Water pressure pumps are responsible for increasing the pressure of water in your home, to enhance water flow rate. Some manufacturers label their pumps as a ‘booster pump’, and the devices come in all shapes and sizes.
Here, we explain how water pressure pumps work, what to look out for if you have low water pressure and when to call in the experts should you suspect there’s an issue with your pump.
Whether it’s your shower, tap or the hosepipe in the garden, many of us have experienced slow running water in the past. While you might not give it much thought, it’s a tell-tale sign of low water pressure in your home. But don’t worry, there’s ways to improve your water pressure.
A booster pump can increase the water pressure across your home, from an individual tap boost to a complete inline mains booster pump for the whole home, there’s a booster pump available to solve any low water issues.
Water pressure pumps usually have the same 4 core components: motor, impellers, inlet and outlet, and a pressure or flow sensor. The impeller, powered by the motor, is responsible for moving the water in through the inlet and exit through the outlet to increase water pressure. The sensor monitors the outlet pressure and will signal the pump to adjust its speed to maintain a set level of pressure.
The pumps can be operated manually or by an on-demand system, all specifically designed to work in harmony.
If you have a water pressure pump installed in your home, having no running water or low water pressure are concrete signs that there’s an issue.
However, there are other problems that could arise and that are important to be aware of so you can catch the faults early on.
Sometimes the problem is just as simple as your valves only being partially open. Make sure the shutoff valves near your water meter are fully open. Once fully open, check your water pressure with a gauge.
If you don’t have a water pressure gauge, you can get an empty one-litre bottle or jug and time how long it takes to fill it with your tap. The ideal time is between 4 and 6 seconds, as this should mean that your flow rate is between 10 and 15 litres a minute. If it takes longer than six seconds to fill, you have low water flow rate, and there may be an issue.
Firstly, check the electrical power is turned on and is being delivered to the pump control switch and the pump itself.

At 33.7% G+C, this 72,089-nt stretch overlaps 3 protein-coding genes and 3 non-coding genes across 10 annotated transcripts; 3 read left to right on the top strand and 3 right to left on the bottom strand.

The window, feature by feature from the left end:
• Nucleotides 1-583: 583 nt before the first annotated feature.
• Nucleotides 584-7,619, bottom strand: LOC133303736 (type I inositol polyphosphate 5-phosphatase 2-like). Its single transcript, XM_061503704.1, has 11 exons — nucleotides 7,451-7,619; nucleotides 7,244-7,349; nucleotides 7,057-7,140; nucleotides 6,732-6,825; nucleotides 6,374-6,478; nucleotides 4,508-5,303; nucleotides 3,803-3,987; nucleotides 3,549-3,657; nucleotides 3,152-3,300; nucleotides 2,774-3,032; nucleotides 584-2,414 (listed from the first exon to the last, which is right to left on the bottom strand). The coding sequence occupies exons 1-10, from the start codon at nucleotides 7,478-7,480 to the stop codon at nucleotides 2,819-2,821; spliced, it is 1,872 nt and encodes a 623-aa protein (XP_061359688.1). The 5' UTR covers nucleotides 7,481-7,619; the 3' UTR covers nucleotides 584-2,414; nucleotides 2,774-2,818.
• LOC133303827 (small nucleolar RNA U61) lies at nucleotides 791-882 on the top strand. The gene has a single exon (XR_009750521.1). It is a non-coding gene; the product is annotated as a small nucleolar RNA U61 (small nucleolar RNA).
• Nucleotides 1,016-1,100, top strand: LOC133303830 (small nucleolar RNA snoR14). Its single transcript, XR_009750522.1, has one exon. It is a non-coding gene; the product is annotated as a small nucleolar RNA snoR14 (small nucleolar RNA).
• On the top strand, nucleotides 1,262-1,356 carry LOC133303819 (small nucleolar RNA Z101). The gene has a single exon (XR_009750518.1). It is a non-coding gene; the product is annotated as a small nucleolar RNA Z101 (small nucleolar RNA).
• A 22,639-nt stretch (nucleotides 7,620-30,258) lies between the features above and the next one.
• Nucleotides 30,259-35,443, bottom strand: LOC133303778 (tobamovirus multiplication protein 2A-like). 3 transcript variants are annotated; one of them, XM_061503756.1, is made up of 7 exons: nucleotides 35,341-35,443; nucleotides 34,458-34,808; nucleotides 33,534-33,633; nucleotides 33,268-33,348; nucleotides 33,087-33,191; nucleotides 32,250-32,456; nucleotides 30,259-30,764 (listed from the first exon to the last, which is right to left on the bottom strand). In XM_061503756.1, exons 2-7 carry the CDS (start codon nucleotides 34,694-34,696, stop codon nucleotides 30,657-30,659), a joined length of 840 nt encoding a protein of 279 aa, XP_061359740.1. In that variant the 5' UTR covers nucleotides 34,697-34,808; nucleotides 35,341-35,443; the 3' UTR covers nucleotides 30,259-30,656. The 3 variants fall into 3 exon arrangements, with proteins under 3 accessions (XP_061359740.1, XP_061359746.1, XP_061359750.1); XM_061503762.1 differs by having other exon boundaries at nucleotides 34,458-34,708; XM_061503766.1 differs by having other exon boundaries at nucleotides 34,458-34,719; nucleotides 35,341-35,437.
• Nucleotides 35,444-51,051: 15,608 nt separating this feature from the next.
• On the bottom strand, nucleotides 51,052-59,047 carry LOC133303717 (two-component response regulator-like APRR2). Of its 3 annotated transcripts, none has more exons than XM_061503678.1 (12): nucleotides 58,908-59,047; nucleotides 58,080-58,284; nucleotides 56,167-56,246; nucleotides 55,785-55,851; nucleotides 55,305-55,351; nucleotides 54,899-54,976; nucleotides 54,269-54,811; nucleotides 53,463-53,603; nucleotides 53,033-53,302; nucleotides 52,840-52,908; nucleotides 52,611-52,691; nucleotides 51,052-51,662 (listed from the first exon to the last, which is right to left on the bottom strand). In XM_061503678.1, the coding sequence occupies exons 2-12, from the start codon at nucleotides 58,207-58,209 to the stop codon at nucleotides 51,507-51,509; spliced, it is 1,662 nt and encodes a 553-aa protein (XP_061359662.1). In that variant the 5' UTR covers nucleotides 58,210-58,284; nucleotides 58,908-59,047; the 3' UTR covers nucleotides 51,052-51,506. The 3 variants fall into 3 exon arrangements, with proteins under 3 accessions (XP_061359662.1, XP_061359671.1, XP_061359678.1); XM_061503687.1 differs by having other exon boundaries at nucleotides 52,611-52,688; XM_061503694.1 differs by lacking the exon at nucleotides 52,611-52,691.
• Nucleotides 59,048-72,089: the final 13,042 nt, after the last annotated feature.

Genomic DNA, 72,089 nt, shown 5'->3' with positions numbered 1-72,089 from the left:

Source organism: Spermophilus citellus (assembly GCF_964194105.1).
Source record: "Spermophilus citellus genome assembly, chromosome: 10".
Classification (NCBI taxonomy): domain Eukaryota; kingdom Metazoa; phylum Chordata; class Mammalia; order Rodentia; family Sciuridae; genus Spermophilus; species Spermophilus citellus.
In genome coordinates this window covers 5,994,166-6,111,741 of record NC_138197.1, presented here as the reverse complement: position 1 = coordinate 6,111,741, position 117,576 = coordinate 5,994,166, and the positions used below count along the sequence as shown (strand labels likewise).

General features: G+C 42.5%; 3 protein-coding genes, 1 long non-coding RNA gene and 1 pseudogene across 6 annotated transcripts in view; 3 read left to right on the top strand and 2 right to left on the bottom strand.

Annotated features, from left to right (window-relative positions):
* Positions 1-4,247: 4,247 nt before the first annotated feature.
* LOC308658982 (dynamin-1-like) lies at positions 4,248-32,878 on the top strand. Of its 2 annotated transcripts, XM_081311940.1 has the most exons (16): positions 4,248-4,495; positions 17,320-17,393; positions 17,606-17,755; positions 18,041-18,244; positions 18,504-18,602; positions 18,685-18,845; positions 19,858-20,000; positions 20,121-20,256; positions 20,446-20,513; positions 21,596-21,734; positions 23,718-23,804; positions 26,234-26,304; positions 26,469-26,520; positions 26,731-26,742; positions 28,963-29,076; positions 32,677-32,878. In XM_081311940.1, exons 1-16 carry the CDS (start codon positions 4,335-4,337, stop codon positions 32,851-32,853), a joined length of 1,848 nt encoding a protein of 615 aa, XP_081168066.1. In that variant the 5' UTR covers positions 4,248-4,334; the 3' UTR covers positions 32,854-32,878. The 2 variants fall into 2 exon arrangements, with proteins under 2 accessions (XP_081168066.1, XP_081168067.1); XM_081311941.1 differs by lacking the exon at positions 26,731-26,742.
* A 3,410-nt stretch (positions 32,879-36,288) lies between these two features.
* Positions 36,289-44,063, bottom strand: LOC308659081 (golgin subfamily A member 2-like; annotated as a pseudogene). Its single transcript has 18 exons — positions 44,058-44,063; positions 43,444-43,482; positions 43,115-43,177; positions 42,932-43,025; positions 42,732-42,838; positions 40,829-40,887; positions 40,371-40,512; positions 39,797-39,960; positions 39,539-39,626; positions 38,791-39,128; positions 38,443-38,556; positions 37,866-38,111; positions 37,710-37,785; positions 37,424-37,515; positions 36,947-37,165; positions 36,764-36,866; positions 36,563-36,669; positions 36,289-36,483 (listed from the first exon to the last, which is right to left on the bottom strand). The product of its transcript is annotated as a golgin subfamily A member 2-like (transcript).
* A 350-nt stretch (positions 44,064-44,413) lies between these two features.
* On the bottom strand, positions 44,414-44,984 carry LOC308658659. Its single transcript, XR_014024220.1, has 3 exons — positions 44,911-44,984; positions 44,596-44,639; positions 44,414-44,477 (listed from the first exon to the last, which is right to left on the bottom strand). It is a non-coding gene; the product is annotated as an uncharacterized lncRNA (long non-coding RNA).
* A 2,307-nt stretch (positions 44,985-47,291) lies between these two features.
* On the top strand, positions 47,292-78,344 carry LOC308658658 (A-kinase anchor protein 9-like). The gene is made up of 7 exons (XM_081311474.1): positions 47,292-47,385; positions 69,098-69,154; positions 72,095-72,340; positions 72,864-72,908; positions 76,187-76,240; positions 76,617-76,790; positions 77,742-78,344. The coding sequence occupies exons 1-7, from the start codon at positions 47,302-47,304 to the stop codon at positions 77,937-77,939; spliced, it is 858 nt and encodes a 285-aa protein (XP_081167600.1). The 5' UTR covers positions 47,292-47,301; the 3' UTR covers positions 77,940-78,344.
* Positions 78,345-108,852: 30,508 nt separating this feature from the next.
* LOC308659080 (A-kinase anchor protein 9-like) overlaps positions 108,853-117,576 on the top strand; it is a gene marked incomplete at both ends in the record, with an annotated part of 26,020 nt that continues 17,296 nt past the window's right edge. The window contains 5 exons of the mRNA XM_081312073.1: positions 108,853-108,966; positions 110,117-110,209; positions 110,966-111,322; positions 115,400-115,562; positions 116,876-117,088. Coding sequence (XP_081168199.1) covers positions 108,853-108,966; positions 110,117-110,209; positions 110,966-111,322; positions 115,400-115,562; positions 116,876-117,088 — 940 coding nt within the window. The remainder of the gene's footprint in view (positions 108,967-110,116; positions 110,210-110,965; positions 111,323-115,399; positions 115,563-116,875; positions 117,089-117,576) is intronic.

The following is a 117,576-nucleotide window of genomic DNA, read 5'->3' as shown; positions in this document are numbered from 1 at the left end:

If it’s not an electrical fault, check the water pressure gauge on the tank. If the pressure displayed on your gauge is lower than the cut-in pressure (the lowest pressure it can drop to before the pump should kick in), but the pump is not turning on, you are likely looking at a faulty or worn-down pressure switch or gauge.
If your water booster pump is making more noise than usual, it is likely that one or more bearing is worn.
A squeaking or clicking sound coming from the bearings is a warning sign that they are wearing and on the verge of breaking. Worn or noisy bearings should be replaced immediately to prevent further damage to any related components.
Another issue which could lead to noise is debris that’s been caught in the system, which will need clearing out.
It’s possible that the pipework attached to your pump has worn down and is causing your leak. In order for this leak to be fixed, the section of affected pipework will need replacing.
In some cases, the booster pump might need replacing entirely. In these circumstances, switch off your water supply and call our experts here at Metro Plumb.
As well as being fully trained in the maintenance and repair of pressure pumps, we also have bespoke packaged booster sets available. Where we can provide the design, supply and installation services of a new booster, if you’re building an extension or changing the use of your building.
Don’t hesitate to get in touch by calling our 24/7/365 helpline on 0800 415 514.